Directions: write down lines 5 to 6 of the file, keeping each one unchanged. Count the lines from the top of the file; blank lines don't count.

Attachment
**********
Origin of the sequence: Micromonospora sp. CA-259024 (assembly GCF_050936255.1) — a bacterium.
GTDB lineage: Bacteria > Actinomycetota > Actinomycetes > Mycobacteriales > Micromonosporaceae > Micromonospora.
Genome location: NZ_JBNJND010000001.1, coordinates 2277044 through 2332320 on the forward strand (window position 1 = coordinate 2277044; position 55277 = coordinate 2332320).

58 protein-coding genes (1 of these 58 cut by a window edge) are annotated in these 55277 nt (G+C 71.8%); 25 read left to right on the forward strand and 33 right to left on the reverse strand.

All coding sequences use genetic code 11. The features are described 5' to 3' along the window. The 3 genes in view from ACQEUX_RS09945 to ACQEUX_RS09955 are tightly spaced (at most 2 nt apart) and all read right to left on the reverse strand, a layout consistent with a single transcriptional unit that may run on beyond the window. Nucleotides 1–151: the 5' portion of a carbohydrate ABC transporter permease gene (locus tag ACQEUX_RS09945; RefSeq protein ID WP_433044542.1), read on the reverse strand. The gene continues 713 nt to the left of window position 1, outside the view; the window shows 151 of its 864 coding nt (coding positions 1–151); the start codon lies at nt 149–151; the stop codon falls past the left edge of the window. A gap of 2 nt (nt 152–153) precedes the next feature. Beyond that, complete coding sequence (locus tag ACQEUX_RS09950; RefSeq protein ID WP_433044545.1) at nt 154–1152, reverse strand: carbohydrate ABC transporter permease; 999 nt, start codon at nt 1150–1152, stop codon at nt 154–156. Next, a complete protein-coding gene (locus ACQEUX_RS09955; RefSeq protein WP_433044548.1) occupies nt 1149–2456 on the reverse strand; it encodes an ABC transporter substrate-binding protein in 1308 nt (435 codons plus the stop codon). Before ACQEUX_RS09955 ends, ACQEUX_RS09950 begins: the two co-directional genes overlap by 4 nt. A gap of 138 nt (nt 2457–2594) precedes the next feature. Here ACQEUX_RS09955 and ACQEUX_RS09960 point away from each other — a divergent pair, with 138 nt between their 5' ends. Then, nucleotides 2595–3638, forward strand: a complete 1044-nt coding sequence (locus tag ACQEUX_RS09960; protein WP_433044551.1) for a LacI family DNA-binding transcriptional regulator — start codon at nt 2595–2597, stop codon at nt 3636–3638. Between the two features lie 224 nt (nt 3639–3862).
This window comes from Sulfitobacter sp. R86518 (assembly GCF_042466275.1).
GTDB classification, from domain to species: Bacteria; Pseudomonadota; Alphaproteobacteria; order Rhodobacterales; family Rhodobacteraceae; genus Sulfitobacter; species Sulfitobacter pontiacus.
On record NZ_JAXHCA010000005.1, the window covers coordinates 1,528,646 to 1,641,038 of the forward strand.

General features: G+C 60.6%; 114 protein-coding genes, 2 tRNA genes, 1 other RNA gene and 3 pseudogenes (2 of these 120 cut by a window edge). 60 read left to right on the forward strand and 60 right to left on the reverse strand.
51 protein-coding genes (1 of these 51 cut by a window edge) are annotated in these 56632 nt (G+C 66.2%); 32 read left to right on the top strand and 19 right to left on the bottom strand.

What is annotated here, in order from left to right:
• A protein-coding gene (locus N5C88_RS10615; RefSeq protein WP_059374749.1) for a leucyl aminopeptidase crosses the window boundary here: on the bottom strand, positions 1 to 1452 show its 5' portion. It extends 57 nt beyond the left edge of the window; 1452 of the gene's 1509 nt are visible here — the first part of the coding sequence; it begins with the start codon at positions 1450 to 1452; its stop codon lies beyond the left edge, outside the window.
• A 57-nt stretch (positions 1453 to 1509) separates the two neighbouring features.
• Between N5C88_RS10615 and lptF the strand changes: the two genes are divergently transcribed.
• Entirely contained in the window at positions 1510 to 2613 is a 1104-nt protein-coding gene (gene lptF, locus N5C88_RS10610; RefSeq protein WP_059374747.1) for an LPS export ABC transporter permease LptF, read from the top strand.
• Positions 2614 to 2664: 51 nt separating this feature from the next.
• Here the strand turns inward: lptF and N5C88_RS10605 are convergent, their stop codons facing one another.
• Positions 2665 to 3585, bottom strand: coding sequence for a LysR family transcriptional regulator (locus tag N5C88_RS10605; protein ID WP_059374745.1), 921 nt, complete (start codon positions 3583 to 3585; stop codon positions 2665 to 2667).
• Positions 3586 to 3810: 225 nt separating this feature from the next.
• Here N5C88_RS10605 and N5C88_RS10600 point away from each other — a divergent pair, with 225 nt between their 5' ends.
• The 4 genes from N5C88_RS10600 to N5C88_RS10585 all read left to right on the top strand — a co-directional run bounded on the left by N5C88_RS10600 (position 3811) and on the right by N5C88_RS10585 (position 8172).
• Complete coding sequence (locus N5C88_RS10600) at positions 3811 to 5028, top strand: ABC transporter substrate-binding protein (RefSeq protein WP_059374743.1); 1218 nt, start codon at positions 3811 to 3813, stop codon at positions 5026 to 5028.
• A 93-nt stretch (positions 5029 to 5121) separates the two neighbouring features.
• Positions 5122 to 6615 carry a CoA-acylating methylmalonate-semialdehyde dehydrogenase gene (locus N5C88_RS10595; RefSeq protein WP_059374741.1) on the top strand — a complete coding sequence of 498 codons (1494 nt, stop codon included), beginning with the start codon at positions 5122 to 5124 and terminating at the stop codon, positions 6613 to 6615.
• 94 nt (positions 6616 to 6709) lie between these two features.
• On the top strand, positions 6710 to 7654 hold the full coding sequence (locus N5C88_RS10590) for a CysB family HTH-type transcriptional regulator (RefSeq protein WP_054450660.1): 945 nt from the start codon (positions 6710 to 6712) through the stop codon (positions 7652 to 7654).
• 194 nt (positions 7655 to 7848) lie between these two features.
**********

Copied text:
All coding sequences use genetic code 11. The features are described 5' to 3' along the window. The 3 genes in view from ACQEUX_RS09945 to ACQEUX_RS09955 are tightly spaced (at most 2 nt apart) and all read right to left on the reverse strand, a layout consistent with a single transcriptional unit that may run on beyond the window. Nucleotides 1–151: the 5' portion of a carbohydrate ABC transporter permease gene (locus tag ACQEUX_RS09945; RefSeq protein ID WP_433044542.1), read on the reverse strand. The gene continues 713 nt to the left of window position 1, outside the view; the window shows 151 of its 864 coding nt (coding positions 1–151); the start codon lies at nt 149–151; the stop codon falls past the left edge of the window. A gap of 2 nt (nt 152–153) precedes the next feature. Beyond that, complete coding sequence (locus tag ACQEUX_RS09950; RefSeq protein ID WP_433044545.1) at nt 154–1152, reverse strand: carbohydrate ABC transporter permease; 999 nt, start codon at nt 1150–1152, stop codon at nt 154–156. Next, a complete protein-coding gene (locus ACQEUX_RS09955; RefSeq protein WP_433044548.1) occupies nt 1149–2456 on the reverse strand; it encodes an ABC transporter substrate-binding protein in 1308 nt (435 codons plus the stop codon). Before ACQEUX_RS09955 ends, ACQEUX_RS09950 begins: the two co-directional genes overlap by 4 nt. A gap of 138 nt (nt 2457–2594) precedes the next feature. Here ACQEUX_RS09955 and ACQEUX_RS09960 point away from each other — a divergent pair, with 138 nt between their 5' ends. Then, nucleotides 2595–3638, forward strand: a complete 1044-nt coding sequence (locus tag ACQEUX_RS09960; protein WP_433044551.1) for a LacI family DNA-binding transcriptional regulator — start codon at nt 2595–2597, stop codon at nt 3636–3638. Between the two features lie 224 nt (nt 3639–3862).
This window comes from Sulfitobacter sp. R86518 (assembly GCF_042466275.1).